Three months after focusing a very serious social issue ad on the problem of bullying, Burger King is now using its marketing voice to criticize the FCC's action in December to reverse net neutrality regulations formerly enacted by the Obama administration.
Burger King is generating widespread global media buzz after its new "social experiment" ad first aired Wednesday, making it clear that the QSR is no fan of the Trump administration’s repeal of net neutrality measures.
The repeal of net neutrality means that internet providers could charge customers based on their internet use. Smaller online content providers claim that the loss of neutrality will allow internet service providers either to slow user access to their content or to charge higher rates for higher-speed access.
Critics of the FCC decision claim that it flies in the face of the concept of the internet as a level playing field that belongs to all users alike.
The company makes its point through metaphor, staging the commercial in a hypothetical Burger King store that features a Whopper "fast lane." Customers who fork over $25.99 get their order at lightning speed, those who pay $12.99 for the same order get reasonably expedient service, and those who pay just $4.99 find themselves cooling their heels for up to 20 minutes.
"You can't give me the sandwich? It's ready, but you can't give it to me?" a dumbfounded customer asks. "Oh, my God, this is the worst thing I've ever heard of!"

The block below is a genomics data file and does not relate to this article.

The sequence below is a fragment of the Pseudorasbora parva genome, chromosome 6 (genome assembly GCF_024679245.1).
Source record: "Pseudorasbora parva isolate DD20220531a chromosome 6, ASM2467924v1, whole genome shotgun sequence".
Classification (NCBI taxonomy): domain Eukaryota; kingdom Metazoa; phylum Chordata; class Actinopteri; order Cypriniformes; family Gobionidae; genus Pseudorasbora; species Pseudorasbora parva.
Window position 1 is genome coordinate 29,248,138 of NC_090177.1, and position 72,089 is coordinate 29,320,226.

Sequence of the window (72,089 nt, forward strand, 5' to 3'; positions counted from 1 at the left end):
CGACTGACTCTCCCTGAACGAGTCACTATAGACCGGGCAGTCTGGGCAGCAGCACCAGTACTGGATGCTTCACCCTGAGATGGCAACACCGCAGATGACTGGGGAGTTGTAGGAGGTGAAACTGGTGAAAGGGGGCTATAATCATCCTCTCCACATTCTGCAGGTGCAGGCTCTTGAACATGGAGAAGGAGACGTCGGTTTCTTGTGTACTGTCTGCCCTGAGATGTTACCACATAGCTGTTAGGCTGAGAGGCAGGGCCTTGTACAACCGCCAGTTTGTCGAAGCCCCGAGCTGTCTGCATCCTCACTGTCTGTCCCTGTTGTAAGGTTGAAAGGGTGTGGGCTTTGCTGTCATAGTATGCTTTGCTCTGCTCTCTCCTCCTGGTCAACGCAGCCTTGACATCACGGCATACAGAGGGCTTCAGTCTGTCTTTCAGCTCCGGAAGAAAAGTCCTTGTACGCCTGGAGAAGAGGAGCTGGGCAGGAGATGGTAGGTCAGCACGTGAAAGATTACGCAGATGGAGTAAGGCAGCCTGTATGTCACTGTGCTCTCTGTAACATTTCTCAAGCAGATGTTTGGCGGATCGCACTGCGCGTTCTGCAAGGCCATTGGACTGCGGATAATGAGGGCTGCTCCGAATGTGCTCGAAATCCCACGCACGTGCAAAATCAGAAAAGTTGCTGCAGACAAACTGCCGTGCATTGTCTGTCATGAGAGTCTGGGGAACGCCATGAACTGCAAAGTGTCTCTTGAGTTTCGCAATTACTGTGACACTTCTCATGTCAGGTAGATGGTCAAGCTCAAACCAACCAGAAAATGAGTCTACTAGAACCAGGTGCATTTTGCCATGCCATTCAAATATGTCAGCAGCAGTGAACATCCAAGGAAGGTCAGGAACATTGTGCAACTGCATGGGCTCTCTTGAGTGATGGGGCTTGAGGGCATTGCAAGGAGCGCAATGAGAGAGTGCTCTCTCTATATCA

By taking a stance held by the majority of consumers in the coveted 18–35 age group, Burger King not only builds esprit de corps with these potential customers, but also gains incalculable benefit from that Holy Grail of marketing — free media coverage.
As to that, the brand has done phenomenally well with its second in a series of social issue ads. By early this morning, the story had spread through dozens of print and broadcast news outlets, not to mention untold billions of social media accounts.
Award-winning veteran print and broadcast journalist, Shelly Whitehead, has spent most of the last 30 years reporting for TV and newspapers, including the former Kentucky and Cincinnati Post and a number of network news affiliates nationally. She brings her cumulative experience as a multimedia storyteller and video producer to the web-based pages of Pizzamarketplace.com and QSRweb.com after a lifelong “love affair” with reporting the stories behind the businesses that make our world go ‘round. Ms. Whitehead is driven to find and share news of the many professional passions people take to work with them every day in the pizza and quick-service restaurant industry. She is particularly interested in the growing role of sustainable agriculture and nutrition in food service worldwide and is always ready to move on great story ideas and news tips.